However, as the Melendez brothers grew older, they became aware of the growing problems of life in the South Bronx -- racism, decaying neighborhoods, failing schools, corrupt police, rampant crime, and drug addiction. Like many young men in New York's rougher neighborhoods, they turned to gangs, which gave the participants a sense of identity and familial unity. Benjy was the founder of a South Bronx "club" called the Ghetto Brothers, but as violence among young gangs increased, the Ghetto Brothers took the unusual step of appointing a "Peace Counselor" who would mediate beefs between rival clubs, and after the death of peace counselor Cornell Benjamin, the Ghetto Brothers opted not to take revenge, instead becoming leaders in a movement to resolve issues among gangs without spilling blood. In time, the Ghetto Brothers founded their own public clubhouse where youngsters could learn martial arts, make art, or play music; the Brothers also provided day care for neighborhood children, and were outspoken against drug use and in favor of Puerto Rican independence (the majority of the club's members were Latino).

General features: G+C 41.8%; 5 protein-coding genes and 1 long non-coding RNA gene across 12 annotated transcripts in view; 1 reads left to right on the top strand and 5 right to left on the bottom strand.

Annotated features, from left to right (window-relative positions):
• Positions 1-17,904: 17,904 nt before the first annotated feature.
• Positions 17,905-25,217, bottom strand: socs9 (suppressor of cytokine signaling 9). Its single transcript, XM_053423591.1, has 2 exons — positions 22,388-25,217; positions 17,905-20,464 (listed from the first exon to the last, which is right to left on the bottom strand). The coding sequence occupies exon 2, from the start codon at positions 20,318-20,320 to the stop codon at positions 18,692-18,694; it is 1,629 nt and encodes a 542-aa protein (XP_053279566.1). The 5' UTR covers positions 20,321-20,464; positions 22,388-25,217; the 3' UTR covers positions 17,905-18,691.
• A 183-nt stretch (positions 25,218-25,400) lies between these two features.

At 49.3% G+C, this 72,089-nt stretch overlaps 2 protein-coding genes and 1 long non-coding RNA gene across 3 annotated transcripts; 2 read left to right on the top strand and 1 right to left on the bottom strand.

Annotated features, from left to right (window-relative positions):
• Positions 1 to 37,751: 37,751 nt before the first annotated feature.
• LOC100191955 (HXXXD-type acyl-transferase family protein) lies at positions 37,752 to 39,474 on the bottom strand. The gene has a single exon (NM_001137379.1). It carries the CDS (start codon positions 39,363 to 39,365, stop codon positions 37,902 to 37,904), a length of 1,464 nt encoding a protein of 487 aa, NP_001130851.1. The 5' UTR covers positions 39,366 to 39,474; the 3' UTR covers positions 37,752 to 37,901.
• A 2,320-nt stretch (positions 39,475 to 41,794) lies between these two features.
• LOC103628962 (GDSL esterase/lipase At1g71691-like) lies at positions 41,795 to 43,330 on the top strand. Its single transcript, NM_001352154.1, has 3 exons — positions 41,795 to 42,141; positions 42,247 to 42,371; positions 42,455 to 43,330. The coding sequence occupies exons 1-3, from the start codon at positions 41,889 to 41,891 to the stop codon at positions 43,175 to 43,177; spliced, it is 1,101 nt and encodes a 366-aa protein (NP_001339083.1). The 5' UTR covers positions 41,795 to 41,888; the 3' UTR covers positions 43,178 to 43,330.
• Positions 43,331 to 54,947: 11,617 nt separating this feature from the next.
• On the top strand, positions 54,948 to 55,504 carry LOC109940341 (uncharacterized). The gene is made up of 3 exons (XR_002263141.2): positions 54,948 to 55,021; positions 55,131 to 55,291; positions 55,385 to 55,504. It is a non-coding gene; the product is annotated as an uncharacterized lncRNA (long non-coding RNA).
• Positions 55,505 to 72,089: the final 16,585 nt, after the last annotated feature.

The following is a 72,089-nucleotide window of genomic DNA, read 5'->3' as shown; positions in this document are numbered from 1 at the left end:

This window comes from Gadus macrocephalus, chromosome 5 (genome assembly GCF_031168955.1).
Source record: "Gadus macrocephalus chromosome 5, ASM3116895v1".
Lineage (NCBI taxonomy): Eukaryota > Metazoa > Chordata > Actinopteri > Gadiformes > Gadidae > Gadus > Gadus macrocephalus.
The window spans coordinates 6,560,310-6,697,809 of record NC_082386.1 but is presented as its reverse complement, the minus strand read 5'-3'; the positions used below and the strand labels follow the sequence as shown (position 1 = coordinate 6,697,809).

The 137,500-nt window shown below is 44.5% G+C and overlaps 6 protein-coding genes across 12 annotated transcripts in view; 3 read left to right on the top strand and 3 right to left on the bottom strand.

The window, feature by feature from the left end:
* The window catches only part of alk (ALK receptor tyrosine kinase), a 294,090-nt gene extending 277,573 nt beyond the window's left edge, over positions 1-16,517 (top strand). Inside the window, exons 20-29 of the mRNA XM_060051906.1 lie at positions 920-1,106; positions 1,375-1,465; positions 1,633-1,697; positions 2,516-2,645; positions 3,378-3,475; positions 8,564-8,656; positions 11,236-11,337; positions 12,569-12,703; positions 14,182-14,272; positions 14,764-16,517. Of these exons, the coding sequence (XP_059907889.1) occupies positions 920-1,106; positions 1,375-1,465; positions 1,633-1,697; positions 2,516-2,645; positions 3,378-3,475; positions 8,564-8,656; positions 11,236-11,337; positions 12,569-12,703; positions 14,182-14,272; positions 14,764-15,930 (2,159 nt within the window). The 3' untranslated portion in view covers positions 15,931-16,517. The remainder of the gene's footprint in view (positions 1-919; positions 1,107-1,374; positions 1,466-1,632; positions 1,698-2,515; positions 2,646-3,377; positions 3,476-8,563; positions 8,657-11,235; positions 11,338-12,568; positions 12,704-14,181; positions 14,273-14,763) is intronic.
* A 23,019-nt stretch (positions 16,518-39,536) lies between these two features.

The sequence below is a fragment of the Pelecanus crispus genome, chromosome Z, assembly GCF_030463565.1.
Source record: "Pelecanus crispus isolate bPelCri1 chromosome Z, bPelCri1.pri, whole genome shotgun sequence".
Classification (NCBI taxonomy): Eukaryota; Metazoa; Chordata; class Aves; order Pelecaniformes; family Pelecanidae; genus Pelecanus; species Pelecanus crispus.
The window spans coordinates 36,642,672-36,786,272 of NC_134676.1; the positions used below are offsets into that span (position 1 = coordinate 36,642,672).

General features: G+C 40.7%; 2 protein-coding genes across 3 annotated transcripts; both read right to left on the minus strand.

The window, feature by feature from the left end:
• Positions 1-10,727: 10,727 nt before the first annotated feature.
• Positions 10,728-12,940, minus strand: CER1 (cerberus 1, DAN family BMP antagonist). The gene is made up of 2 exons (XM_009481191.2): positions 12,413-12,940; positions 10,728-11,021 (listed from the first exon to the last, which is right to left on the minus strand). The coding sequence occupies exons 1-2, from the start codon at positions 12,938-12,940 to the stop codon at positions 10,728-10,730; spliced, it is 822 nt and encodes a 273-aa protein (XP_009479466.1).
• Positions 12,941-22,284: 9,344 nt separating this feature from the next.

In time, the Melendez brothers formed a band out of the club's musical workshop, with Benjy, Robert, and Victor joined by lead guitarist David Silva, drummer Luis Bristo, and percussionists Angelo Garcia, Chiqui Concepcion, and Franky Valentin. The group became a fixture in the South Bronx, playing outdoor parties, youth-oriented clubs, and regular free appearances at a local supermarket, as well as venturing into rock clubs in Greenwich Village. While the Ghetto Brothers made no efforts to disguise their connection to the youth gang, often performing in their colors, their music largely spoke of personal concerns, while the more militant numbers focused on Latin pride rather than turf squabbles. In addition, the melodies were a lively blend of Beatles-influenced pop, hard rock, soul, and Latin rhythms. Bobby Martin and Ismael Maisonave, who ran a local record shop and a small record company, were impressed with the Ghetto Brothers as both musicians and activists, and invited the band to record an album for their Salsa Records label. Power Fuerza was recorded in a single day, with Martin as producer; full of striking and enthusiastic performances, the album received scattered airplay on a few Spanish-speaking radio outlets in New York (though the album is mainly in English). Unfortunately, Salsa lacked the promotional muscle to get Power Fuerza heard outside the South Bronx, and the band's payment would end up being $500 and a box of records. It would be the Ghetto Brothers' only album; the band continued for a while, but Victor Melendez fell into drug addiction and crime, and Benjy cut ties with the Ghetto Brothers when a death threat was made against his wife. By 1976, the group was done, and David Silva teamed with Robert and Victor Melendez to form a progressive rock band called Nebulus. But crate diggers discovered Power Fuerza decades later, and the LP became a cult favorite, with clean copies selling for upwards of $500 among collectors. [In 2012, the reissue label Truth & Soul issued a deluxe edition of Power Fuerza, which featured an extensive history of the group and interviews with the participants. Benjy and Robert Melendez still perform with David Silva in a Beatles tribute act called Street the Beat, and Benjy has told the press he hopes the reissue of Power Fuerza will give him the opportunity to record a second Ghetto Brothers album.] ~ Mark Deming